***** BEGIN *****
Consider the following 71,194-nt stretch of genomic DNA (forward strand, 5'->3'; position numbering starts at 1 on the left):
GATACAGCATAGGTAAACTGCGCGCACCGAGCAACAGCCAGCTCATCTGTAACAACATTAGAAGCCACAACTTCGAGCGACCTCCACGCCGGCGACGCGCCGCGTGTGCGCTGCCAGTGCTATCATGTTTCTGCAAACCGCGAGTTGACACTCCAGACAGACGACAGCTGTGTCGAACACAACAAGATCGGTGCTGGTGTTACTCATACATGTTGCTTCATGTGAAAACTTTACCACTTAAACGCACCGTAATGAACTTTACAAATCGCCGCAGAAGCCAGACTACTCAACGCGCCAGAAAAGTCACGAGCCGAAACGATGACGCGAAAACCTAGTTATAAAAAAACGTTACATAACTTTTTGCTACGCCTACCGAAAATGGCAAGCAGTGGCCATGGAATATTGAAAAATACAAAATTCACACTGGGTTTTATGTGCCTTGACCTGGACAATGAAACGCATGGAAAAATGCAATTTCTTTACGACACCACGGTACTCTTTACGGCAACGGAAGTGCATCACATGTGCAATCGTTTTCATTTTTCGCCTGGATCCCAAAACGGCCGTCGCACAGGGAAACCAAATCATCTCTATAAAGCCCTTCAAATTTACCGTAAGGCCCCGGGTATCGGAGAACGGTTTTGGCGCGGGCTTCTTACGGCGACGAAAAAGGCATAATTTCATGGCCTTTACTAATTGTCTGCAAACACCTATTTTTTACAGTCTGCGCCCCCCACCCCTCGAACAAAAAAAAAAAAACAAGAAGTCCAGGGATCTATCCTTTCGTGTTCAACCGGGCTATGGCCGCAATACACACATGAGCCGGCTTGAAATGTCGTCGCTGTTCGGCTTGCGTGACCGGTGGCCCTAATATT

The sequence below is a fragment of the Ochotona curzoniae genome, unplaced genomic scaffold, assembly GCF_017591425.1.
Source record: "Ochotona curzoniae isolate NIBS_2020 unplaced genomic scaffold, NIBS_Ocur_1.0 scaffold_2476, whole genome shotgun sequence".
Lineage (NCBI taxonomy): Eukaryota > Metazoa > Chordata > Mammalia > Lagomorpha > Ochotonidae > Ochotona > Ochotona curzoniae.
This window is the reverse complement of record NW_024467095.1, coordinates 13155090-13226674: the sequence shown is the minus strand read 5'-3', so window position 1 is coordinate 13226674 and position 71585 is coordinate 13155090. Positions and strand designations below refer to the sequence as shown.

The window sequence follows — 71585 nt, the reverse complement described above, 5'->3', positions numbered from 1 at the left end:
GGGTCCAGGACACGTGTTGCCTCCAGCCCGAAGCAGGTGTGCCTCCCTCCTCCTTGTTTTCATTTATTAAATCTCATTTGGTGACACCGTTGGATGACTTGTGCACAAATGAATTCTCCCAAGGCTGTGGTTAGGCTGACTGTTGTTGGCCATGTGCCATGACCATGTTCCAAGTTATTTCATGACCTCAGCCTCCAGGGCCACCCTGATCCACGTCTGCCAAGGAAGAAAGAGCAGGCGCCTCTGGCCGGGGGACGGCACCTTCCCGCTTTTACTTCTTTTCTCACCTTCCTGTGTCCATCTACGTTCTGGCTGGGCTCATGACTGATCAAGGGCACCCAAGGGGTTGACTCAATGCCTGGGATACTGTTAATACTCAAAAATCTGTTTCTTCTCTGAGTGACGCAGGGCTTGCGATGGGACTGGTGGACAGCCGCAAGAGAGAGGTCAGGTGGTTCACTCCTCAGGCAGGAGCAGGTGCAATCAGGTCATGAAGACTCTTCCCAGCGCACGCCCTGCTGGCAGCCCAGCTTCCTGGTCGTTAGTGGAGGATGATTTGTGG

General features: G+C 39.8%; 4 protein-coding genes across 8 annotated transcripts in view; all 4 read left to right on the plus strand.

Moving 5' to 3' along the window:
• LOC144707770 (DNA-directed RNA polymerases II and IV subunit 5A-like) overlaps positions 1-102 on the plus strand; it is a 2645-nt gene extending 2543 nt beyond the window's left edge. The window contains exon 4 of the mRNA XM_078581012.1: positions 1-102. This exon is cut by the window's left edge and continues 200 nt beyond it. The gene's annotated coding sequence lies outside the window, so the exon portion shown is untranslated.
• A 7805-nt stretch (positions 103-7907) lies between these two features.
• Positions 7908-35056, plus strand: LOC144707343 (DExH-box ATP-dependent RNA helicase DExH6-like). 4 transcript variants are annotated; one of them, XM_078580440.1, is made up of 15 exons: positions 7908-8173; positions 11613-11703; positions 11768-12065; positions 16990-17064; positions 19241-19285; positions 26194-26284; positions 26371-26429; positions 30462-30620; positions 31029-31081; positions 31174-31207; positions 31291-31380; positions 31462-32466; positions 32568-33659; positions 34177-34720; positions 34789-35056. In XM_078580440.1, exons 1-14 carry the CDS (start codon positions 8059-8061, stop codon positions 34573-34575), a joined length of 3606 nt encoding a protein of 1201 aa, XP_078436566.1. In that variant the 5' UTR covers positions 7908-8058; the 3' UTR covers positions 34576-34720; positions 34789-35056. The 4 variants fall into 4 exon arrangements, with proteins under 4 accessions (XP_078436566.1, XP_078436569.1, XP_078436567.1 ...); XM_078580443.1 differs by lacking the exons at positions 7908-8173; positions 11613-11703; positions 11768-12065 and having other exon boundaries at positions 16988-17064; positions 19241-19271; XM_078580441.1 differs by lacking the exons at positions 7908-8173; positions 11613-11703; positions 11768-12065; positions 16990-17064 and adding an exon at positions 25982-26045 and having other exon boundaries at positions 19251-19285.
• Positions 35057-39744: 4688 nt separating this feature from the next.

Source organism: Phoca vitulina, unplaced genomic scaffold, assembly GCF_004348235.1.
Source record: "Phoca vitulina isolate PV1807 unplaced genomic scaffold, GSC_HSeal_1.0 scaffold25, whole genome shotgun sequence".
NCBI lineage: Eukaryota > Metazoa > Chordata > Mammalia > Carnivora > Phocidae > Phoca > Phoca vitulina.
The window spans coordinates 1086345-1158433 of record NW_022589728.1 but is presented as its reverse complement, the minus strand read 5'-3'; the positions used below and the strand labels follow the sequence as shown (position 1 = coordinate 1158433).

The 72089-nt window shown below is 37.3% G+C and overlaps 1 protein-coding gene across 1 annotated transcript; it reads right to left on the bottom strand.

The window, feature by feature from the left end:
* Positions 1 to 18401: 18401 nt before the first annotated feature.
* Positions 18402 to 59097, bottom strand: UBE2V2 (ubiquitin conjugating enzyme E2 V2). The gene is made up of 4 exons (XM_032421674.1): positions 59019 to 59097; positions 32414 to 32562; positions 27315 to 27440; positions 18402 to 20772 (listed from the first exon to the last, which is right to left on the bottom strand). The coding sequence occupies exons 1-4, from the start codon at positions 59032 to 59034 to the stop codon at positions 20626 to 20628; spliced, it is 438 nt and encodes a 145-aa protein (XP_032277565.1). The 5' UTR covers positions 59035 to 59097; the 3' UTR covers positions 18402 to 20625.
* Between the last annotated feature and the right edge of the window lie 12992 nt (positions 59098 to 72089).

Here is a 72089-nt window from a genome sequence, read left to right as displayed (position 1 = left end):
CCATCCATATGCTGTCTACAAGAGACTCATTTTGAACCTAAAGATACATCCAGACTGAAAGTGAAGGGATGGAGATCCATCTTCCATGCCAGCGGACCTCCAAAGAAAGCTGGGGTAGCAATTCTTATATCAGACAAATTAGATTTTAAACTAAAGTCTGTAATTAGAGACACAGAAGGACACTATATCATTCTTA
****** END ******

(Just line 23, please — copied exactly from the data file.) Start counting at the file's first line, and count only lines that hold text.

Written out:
* Between the last annotated feature and the right edge of the window lie 12992 nt (positions 59098 to 72089).